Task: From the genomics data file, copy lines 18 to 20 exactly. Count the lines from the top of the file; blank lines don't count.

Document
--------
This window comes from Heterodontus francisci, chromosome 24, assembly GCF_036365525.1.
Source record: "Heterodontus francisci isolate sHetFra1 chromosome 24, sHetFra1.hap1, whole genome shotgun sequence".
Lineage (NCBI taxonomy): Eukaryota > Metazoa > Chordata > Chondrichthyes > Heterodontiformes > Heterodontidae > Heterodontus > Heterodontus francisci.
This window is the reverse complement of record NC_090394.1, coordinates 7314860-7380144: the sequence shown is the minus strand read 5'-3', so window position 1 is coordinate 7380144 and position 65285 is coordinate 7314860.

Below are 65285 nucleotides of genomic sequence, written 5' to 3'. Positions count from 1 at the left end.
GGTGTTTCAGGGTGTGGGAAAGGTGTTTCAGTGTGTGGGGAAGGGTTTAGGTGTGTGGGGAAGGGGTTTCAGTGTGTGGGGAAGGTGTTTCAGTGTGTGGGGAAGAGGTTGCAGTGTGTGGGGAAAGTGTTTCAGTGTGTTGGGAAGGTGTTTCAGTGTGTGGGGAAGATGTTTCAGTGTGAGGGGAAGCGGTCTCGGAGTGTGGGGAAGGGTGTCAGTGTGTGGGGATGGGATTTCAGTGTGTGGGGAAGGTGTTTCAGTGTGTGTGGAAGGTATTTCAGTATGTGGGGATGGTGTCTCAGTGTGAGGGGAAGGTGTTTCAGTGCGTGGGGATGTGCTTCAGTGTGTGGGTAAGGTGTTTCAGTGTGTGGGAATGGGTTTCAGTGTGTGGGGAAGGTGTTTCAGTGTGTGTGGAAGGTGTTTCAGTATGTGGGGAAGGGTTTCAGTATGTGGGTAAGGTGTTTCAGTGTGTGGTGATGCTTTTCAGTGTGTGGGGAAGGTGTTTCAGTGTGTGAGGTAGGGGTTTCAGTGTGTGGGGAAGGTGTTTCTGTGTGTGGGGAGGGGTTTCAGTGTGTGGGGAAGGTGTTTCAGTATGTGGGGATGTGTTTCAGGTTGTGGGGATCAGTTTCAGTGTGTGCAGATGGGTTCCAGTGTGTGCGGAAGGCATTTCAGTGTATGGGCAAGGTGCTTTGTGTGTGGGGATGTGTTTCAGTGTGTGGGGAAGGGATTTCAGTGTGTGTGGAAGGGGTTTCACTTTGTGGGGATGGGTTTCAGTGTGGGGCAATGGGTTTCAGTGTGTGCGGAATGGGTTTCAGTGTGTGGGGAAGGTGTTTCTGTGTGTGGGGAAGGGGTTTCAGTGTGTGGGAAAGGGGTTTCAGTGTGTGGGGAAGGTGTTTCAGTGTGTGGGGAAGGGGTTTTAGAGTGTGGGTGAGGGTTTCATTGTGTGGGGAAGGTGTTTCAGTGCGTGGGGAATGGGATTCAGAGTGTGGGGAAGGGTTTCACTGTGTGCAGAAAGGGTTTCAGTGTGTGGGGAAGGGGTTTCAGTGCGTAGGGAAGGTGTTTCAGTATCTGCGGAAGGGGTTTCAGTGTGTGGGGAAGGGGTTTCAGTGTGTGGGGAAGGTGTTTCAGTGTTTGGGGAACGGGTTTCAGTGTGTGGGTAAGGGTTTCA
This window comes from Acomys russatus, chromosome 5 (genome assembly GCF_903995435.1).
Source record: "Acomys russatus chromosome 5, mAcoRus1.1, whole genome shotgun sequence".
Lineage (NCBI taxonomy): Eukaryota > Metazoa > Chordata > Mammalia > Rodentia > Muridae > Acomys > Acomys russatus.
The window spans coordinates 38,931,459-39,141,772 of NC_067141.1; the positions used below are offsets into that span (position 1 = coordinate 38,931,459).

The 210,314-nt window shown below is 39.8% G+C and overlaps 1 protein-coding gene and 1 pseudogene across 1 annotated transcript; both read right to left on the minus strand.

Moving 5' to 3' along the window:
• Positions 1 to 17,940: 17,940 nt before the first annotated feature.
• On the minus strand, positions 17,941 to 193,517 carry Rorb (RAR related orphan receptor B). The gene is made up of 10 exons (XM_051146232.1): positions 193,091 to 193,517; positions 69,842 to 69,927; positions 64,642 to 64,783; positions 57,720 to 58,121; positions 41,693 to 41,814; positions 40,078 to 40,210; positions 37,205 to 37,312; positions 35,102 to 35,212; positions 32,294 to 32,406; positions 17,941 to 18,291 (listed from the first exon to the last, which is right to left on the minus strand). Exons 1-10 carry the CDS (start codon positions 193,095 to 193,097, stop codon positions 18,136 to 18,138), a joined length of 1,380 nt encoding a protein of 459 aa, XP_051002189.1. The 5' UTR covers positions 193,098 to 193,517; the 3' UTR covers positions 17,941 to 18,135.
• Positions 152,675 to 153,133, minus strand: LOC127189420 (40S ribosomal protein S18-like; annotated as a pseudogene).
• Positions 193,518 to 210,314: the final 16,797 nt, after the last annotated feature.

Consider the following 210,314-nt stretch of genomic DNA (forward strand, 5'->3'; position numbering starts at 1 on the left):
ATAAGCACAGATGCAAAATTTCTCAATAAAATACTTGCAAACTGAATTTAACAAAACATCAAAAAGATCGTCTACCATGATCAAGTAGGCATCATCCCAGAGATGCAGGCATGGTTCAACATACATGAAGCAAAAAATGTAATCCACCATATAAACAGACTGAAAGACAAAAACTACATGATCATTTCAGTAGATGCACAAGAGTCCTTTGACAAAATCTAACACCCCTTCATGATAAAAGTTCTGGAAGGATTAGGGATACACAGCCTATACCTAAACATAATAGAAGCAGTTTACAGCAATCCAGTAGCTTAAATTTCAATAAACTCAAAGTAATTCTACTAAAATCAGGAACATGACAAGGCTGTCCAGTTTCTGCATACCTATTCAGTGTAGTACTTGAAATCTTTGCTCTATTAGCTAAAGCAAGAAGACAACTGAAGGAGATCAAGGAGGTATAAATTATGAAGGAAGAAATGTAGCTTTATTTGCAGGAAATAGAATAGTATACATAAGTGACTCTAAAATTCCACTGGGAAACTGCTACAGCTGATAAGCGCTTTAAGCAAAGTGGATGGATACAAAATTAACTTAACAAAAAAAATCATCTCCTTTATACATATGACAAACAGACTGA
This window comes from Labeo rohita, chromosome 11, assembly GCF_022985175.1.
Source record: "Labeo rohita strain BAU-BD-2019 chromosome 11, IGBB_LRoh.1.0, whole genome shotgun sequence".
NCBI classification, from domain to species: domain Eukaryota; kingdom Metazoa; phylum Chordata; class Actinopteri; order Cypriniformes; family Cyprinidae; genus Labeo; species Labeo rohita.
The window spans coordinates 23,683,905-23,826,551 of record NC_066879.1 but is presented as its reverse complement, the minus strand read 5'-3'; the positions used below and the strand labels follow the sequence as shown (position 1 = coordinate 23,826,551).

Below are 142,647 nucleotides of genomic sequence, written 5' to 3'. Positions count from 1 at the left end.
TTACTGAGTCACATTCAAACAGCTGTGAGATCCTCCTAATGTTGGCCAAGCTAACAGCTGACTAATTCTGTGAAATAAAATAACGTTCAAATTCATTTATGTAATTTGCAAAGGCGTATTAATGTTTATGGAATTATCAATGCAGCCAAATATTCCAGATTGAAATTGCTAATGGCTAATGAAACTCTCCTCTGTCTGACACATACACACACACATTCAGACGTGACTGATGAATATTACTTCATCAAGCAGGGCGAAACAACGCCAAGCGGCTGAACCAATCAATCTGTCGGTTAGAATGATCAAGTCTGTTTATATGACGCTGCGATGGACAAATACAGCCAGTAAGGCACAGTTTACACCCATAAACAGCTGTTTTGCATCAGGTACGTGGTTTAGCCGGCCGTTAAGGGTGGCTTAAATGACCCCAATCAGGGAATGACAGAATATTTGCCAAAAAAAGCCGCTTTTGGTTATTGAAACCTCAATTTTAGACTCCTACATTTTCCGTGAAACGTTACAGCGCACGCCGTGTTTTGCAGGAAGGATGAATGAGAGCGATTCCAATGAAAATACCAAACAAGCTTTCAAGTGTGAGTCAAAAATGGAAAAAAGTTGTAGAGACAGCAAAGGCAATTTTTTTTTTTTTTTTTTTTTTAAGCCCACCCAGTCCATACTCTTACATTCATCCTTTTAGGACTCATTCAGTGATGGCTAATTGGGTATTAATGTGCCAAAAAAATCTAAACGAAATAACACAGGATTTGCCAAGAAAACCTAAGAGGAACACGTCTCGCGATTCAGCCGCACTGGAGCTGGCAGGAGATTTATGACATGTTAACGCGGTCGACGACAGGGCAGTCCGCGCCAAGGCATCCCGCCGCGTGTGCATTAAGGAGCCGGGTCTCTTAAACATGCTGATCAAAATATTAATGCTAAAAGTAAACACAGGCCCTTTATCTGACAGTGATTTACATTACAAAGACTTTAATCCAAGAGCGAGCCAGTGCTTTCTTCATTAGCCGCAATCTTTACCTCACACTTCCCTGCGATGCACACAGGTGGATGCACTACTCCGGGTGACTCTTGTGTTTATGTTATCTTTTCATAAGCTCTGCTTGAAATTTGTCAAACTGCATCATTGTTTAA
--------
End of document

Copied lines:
ATAAGCACAGATGCAAAATTTCTCAATAAAATACTTGCAAACTGAATTTAACAAAACATCAAAAAGATCGTCTACCATGATCAAGTAGGCATCATCCCAGAGATGCAGGCATGGTTCAACATACATGAAGCAAAAAATGTAATCCACCATATAAACAGACTGAAAGACAAAAACTACATGATCATTTCAGTAGATGCACAAGAGTCCTTTGACAAAATCTAACACCCCTTCATGATAAAAGTTCTGGAAGGATTAGGGATACACAGCCTATACCTAAACATAATAGAAGCAGTTTACAGCAATCCAGTAGCTTAAATTTCAATAAACTCAAAGTAATTCTACTAAAATCAGGAACATGACAAGGCTGTCCAGTTTCTGCATACCTATTCAGTGTAGTACTTGAAATCTTTGCTCTATTAGCTAAAGCAAGAAGACAACTGAAGGAGATCAAGGAGGTATAAATTATGAAGGAAGAAATGTAGCTTTATTTGCAGGAAATAGAATAGTATACATAAGTGACTCTAAAATTCCACTGGGAAACTGCTACAGCTGATAAGCGCTTTAAGCAAAGTGGATGGATACAAAATTAACTTAACAAAAAAAATCATCTCCTTTATACATATGACAAACAGACTGA
This window comes from Labeo rohita, chromosome 11, assembly GCF_022985175.1.
Source record: "Labeo rohita strain BAU-BD-2019 chromosome 11, IGBB_LRoh.1.0, whole genome shotgun sequence".